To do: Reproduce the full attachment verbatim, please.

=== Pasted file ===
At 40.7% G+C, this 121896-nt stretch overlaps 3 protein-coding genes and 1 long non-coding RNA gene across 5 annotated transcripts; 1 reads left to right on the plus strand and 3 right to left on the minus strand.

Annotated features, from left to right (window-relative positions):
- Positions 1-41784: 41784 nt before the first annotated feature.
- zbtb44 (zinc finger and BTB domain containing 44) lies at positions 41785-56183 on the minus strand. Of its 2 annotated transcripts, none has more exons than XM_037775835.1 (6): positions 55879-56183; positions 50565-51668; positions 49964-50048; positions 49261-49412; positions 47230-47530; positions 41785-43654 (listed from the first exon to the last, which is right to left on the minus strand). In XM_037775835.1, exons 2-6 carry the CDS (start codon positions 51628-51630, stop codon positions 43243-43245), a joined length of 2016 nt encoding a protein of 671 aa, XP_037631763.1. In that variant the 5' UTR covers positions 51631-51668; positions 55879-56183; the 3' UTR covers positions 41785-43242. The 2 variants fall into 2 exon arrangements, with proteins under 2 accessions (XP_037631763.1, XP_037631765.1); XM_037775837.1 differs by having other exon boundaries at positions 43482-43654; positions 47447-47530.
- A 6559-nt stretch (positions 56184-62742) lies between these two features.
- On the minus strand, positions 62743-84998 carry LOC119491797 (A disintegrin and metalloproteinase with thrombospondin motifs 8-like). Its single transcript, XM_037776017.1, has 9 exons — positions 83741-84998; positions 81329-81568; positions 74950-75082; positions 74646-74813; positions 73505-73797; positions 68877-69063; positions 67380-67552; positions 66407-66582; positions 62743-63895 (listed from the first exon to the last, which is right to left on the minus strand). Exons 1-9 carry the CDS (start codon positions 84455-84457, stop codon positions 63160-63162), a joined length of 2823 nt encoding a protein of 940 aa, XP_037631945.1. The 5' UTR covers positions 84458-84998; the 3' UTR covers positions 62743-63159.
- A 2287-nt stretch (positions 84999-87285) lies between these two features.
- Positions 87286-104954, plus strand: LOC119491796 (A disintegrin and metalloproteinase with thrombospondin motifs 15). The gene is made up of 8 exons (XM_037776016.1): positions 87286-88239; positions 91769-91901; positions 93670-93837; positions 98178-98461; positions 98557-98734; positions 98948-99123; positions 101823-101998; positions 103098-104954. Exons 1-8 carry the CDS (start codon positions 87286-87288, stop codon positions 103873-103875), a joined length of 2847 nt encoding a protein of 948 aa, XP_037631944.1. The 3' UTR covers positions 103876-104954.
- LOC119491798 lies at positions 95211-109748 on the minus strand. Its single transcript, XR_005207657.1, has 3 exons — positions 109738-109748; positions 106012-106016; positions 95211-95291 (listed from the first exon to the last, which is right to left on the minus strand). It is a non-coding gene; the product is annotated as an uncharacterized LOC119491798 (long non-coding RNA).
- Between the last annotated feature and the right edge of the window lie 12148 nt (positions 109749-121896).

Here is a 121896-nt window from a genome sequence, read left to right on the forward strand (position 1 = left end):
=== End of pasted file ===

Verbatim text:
At 40.7% G+C, this 121896-nt stretch overlaps 3 protein-coding genes and 1 long non-coding RNA gene across 5 annotated transcripts; 1 reads left to right on the plus strand and 3 right to left on the minus strand.

Annotated features, from left to right (window-relative positions):
- Positions 1-41784: 41784 nt before the first annotated feature.
- zbtb44 (zinc finger and BTB domain containing 44) lies at positions 41785-56183 on the minus strand. Of its 2 annotated transcripts, none has more exons than XM_037775835.1 (6): positions 55879-56183; positions 50565-51668; positions 49964-50048; positions 49261-49412; positions 47230-47530; positions 41785-43654 (listed from the first exon to the last, which is right to left on the minus strand). In XM_037775835.1, exons 2-6 carry the CDS (start codon positions 51628-51630, stop codon positions 43243-43245), a joined length of 2016 nt encoding a protein of 671 aa, XP_037631763.1. In that variant the 5' UTR covers positions 51631-51668; positions 55879-56183; the 3' UTR covers positions 41785-43242. The 2 variants fall into 2 exon arrangements, with proteins under 2 accessions (XP_037631763.1, XP_037631765.1); XM_037775837.1 differs by having other exon boundaries at positions 43482-43654; positions 47447-47530.
- A 6559-nt stretch (positions 56184-62742) lies between these two features.
- On the minus strand, positions 62743-84998 carry LOC119491797 (A disintegrin and metalloproteinase with thrombospondin motifs 8-like). Its single transcript, XM_037776017.1, has 9 exons — positions 83741-84998; positions 81329-81568; positions 74950-75082; positions 74646-74813; positions 73505-73797; positions 68877-69063; positions 67380-67552; positions 66407-66582; positions 62743-63895 (listed from the first exon to the last, which is right to left on the minus strand). Exons 1-9 carry the CDS (start codon positions 84455-84457, stop codon positions 63160-63162), a joined length of 2823 nt encoding a protein of 940 aa, XP_037631945.1. The 5' UTR covers positions 84458-84998; the 3' UTR covers positions 62743-63159.
- A 2287-nt stretch (positions 84999-87285) lies between these two features.
- Positions 87286-104954, plus strand: LOC119491796 (A disintegrin and metalloproteinase with thrombospondin motifs 15). The gene is made up of 8 exons (XM_037776016.1): positions 87286-88239; positions 91769-91901; positions 93670-93837; positions 98178-98461; positions 98557-98734; positions 98948-99123; positions 101823-101998; positions 103098-104954. Exons 1-8 carry the CDS (start codon positions 87286-87288, stop codon positions 103873-103875), a joined length of 2847 nt encoding a protein of 948 aa, XP_037631944.1. The 3' UTR covers positions 103876-104954.
- LOC119491798 lies at positions 95211-109748 on the minus strand. Its single transcript, XR_005207657.1, has 3 exons — positions 109738-109748; positions 106012-106016; positions 95211-95291 (listed from the first exon to the last, which is right to left on the minus strand). It is a non-coding gene; the product is annotated as an uncharacterized LOC119491798 (long non-coding RNA).
- Between the last annotated feature and the right edge of the window lie 12148 nt (positions 109749-121896).

Here is a 121896-nt window from a genome sequence, read left to right on the forward strand (position 1 = left end):